WHY “THE BATMAN” IS THE BEST BATMAN MOVIE EVER MADE

It’s no surprise to anyone who knows me that I’m a BIG Batman fan. In fact, I’ve been one for as much of my life as I can remember. From being a little kid in the ’70s & ’80s watching Superfriends while eating a bowl of cereal. Watching the old Adam West Classic 1966 TV series, to running home from high school just so I can make it home in time to catch Batman the animated series. Up until yesterday, if anyone had asked me what I think the best Batman movie ever made was, I would’ve said the 1989 film BATMAN directed by Tim Burton. He was the first filmmaker to capture the dark knight that my friends and I had been reading about in the comics. But last night, after the DC special “FAN-FIRST” private screening of the Matt Reeves film “THE BATMAN“, my world was completely rocked.

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The Official Batman Movie Rankings

The Official Batman Movie Rankings

With Matt Reeves’ The Batman headed to theaters this weekend, we welcome Robert Pattinson into the role of Bruce Wayne. I think Bobby Patts is going to do a good job and am excited to see it. But instead of looking forward to this new film, I decided to look back.

Let’s reflect on the dozen theatrical releases of Batman and see how they shape up. Will this new Pattinson Bats (Pats Bats?) be remembered like Keaton or Bale? Or will we be yearning for the days of bat-nipples?

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FBC 2022 OSCAR COVERAGE, PART III: Where Does West Side Story Rank In The Spielberg Pantheon?

FBC 2022 OSCAR COVERAGE, PART III: Where Does West Side Story Rank In The Spielberg Pantheon?

With his nomination for West Side Story, Steven Spielberg joined Billy Wilder at third place for the most Best Director nominations of all time with eight. He’s four behind the great William Wyler, but it’s who is just one ahead of him that I find more interesting: Martin Scorsese.

I don’t think Spielberg has much of a chance to win this year, which means he will have lost that category six times. Now, to put that in perspective, that is a very impressive number especially when you consider that he has more LOSSES than some of the greats like Alfred Hitchcock, John Ford, Robert Altman, Francis Ford Coppola, Clint Eastwood, etc.) have total nominations.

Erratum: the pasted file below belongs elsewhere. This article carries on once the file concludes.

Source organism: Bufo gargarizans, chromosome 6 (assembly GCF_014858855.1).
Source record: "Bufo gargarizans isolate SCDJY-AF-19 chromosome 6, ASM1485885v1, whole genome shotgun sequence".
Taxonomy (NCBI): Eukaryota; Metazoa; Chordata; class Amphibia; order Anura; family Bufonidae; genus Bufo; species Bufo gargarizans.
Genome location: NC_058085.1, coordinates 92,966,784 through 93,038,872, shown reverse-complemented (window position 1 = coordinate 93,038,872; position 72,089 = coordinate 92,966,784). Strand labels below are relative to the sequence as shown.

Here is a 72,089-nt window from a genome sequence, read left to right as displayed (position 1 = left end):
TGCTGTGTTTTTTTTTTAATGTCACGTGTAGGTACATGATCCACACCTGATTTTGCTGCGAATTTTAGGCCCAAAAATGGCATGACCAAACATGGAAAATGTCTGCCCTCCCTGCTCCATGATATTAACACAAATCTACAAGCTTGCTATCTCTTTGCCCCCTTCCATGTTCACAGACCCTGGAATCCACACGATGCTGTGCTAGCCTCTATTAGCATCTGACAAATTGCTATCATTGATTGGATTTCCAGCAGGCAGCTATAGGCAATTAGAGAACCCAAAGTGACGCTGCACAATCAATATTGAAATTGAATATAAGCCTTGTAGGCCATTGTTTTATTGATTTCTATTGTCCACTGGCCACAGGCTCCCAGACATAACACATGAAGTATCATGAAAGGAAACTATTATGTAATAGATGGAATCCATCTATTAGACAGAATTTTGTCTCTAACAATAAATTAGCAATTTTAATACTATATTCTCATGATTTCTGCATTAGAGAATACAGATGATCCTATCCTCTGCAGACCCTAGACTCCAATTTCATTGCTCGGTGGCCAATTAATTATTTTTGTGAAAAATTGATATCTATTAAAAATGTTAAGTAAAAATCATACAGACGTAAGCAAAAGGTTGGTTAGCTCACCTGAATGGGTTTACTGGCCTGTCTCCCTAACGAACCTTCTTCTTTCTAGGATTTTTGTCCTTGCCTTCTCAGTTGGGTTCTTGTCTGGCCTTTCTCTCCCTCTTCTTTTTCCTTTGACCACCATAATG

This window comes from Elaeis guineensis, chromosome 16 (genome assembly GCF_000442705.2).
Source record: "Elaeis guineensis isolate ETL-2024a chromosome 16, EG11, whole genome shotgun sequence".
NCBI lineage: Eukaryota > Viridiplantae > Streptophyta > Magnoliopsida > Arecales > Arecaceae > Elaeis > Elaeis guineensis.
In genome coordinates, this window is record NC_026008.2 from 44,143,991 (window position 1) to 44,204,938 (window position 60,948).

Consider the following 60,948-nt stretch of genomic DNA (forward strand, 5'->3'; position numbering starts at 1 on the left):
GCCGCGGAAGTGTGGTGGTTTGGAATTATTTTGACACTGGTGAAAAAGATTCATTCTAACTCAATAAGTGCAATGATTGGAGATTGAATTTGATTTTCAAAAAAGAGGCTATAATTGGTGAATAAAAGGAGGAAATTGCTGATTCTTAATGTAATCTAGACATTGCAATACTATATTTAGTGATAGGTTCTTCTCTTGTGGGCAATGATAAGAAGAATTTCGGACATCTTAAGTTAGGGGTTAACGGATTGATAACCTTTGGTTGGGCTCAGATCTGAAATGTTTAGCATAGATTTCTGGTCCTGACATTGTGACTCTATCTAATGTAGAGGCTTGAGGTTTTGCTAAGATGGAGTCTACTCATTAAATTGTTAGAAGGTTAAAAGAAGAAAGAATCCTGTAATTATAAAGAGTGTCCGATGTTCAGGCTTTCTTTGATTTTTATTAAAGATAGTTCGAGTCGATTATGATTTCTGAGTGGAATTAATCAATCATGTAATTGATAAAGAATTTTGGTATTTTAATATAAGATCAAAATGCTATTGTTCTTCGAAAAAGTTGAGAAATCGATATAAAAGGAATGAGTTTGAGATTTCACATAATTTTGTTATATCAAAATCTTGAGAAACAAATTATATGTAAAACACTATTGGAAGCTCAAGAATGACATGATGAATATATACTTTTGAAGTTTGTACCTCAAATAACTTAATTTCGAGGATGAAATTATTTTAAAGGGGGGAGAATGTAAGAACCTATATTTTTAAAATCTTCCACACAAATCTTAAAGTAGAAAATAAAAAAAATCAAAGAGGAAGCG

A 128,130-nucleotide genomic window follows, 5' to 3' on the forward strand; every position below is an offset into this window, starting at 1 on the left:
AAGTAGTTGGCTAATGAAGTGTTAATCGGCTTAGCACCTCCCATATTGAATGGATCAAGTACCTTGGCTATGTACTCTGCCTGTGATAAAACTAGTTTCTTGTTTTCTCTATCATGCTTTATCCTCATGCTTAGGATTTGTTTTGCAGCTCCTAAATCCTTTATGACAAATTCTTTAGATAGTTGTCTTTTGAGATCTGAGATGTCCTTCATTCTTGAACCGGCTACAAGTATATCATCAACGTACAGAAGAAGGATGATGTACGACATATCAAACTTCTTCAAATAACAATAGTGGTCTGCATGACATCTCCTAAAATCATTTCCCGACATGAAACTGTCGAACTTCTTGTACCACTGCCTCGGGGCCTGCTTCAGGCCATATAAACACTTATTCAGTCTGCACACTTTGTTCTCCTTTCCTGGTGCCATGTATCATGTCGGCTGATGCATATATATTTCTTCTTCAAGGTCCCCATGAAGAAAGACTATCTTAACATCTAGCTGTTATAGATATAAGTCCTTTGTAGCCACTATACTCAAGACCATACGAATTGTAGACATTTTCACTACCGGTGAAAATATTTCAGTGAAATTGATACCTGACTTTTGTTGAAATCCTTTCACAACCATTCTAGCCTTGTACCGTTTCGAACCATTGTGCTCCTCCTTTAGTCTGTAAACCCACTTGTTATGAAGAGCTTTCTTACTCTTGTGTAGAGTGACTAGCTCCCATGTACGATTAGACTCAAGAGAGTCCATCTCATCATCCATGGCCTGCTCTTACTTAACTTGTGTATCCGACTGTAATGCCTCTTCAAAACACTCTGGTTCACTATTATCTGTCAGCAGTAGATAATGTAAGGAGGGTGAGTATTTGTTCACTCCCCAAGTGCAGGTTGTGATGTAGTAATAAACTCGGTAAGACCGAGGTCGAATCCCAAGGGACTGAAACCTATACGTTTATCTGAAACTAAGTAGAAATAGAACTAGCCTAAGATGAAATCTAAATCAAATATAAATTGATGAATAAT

Best Director nominee Steven Spielberg arrives on the red carpet for the 85th Annual Academy Awards on February 24, 2013 in Hollywood, California. AFP PHOTO/FREDERIC J. BROWN (Photo credit should read FREDERIC J. BROWN/AFP/Getty Images)

Here’s what I find interesting about Scorsese having more nominations: while he is an amazing and influential filmmaker, Steven Spielberg is the greatest director of my lifetime. And to be in his sixth decade of moviemaking with only two Oscars and eight nominations is kind of an insult to the man. And I know it seems crazy to be so revered and decorated AND underrated at the same time, but Spielberg has been redefining the concept of success in the art of film his entire career.

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10 Great (But Maybe Not The Best Films ) Of 2021

10 Great (But Maybe Not The Best Films ) Of 2021

My list of 2021 movies that I want to see is almost as long as the list of movies I have seen, but at some point you just need to say, “Here is what I’ve seen and loved.” And there was a lot to love about movies in 2021.

So, as we’re now starting to experience a proper winter, here are 10 films (no ranking) that you should seek out and find. Let’s get to it.

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Fancy Boys Go To The Movies: The Suicide Squad

Fancy Boys Go To The Movies: The Suicide Squad

When David Ayer’s Suicide Squad was released in 2016, it was considered by almost everyone as an enormous failure, which is crazy for a movie that grossed almost three-quarters of a BILLION dollars at the domestic box office and got the Detective Comics Entertainment Universe (DCEU from here on out) their first Academy Award. Critics hated it (the film has a paltry 23% Rotten Tomatoes approval rating), fans seemed to aggressively be annoyed by it, and literally everyone seemed to dislike Jared Leto (who played The Joker) because of it. In my review for an alternate site, I was exceedingly annoyed that the film have us a character named Captain Boomerang, but none of the boomerangs the dude threw ever came back to him. THEN WHY DO YOU EVEN HAVE BOOMERANGS?!?!?